"aahavaneeya" which is square in shape. The first fire
in the "aahavaneeya" is also transferred from the
"gArhyapatya".

(6) Very big "yagnyA-s" like "sOmayagnyA-s" and others
meant to propitiate deities like Vishnu etc. are
conducted from great, big and roaring fire-mounds in a
big hall called "yAga-shAlA-s". The fire for such
sacrifices are taken from the "aahavaneeya" fire.  

This is how the Vedic "karma-kAndA" describe  "yagnya"
must be conducted.

Now, our dear AndAl-pirAtti must have surely watched,
day in and day out in her home in SriVilliputtur, with
wide-eyed girlish fascination the conduct of various
Vedic rites, as per the various "karma-s", by her
father, Vishnuchittan. But being of feminine gender
she may not have been given an opportunity to indulge
her fascination and actually participate in the
proceedings strictly meant for duly investitured males
only. So it is probable that AndAl, from a distance,
may have only yearned for but never actually
experienced the supremely elevating feelings that
conducting a Vedic "yagnya" arouses in a man.

Now, discerning scholars point out to us that what
'Goda-pirAtti' could never experience first-hand, i.e.
actually performing a Vedic rite, she certainly did
seek to vicariously experience it by composing
Stanza#25 of the "tiruppAvai" the whole of which is
nothing but poetic symbolism for all the "karma-
kAnda" procedures described above for tending the
sacrificial fires of the "trEtAgni".

Let's examine Stanza#25 closely now:

In the Stanza, Lord Krishna is hailed by AndAl as
"neruppenra nedu mALe"... a clear reference to
"fire"... "neruppu".

She talks of "orutti mahanAy pirandu"... which is
Krishna being born in Mathura... but which is also the
allegorical symbol of the "gArhyapatya" fire which is
first lit out of the "flame" from the forest is
carefully stoked to life. Devaki's "womb" is here held
to be the symbol of the "garhyapatya" fire. Although
the sacrificial fire is first lit here, no oblations
however are made in the "gArhyapatya". So also, though
Devaki gave "birth" to Krishna, she did not have the
occasion to make "oblations" to Him....i.e. she did
not "feed" Him which only the foster-mother Yasodha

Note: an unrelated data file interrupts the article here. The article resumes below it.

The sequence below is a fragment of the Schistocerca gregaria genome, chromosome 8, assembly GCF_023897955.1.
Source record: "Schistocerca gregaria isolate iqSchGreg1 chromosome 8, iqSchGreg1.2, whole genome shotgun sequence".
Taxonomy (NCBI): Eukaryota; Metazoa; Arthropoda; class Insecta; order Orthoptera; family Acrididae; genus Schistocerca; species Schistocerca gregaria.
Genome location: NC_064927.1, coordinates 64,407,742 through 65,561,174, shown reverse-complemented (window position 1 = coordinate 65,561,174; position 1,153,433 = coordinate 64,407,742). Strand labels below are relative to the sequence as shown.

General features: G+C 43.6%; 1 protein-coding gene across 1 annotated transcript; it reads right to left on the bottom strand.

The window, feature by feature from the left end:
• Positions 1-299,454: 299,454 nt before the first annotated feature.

was fortunate to do.

Next, Vasudevan carried the child Krishna on his head
across the Yamuna from Mathura to Gokulam in one night
("Or-iravil"). We saw above how the fire from the
forest too is held by the Vedic ritualist over his
head as he wades across a stream to reach the
"gArhyapatya".

Vasudevan transported the "fire" of Krishna from the
"gArhyapatya" of Mathura to the southern hamlet of
Gokulam ... the "dakshinAgni" that we saw described
above. This "dakshinAgni" is the allegorical symbol of
YasodhA who lovingly tended the "fire", Krishna,
exactly as Vedic "rt-viks" would do in carefully
tending their sacrificial fires. Thus, AndAl uses the
expression here "orutti-mahanAy ollittu vaLara". The
fire of "dakshinAgni" we saw above was also used to
enable great "yagnyA-karma-s" .... and this too is
symbolised by the love and "bhakti" that the
"gopika-s" of Brindavanam lavished on Lord Krishna as
their "havis" or oblation. 

>From "garhyapatyam", it was observed above that, that
the sacrificial fire is transferred to "aahavaneeya".
And from "aahavaneeya" we saw  the fires are taken to
huge "yAga-shAlA-s" for the purpose of conducting
"yagnyA-s" on a much grander scale and format. The
"fire" of such large "yagnyA-s" is what is symbolised
by the events where Krishna returned to Mathura to
slay the evil Kamsa and then later moved or
"transferred" Himself to Dwaraka from where He
accomplished the great missions and tasks of his
lifetime....those great "maha-yagnyA-s" whose
allegorical equivalents are the defeat of the evil
Kauravas, the protection of the Pandavas and the
revelation of the highest wisdom of the Bhagavath-Gita
to all mankind....
    *********    **********      ***********

Thus, in Stanza#26 of the "tiruppAvai" our great
"pirAtti" of SriVilliputtur showed how that even as a
member of the feminine gender she was more than
well-versed in the hallowed ritualisms of Vedic
"karma-kAnda" (the exclusive realm of male
practitioners) and also how she had intuitively
understood that the subject-matter of the
"karma-kAnda-s" was the same as that of the Vedic
"gnyANa-kAnda" --- Sriya:patih: Bhagawan vAsudEvan and
none else!

AndAl tiruvadigaLE saranam,
dAsan,
Sampathkumaran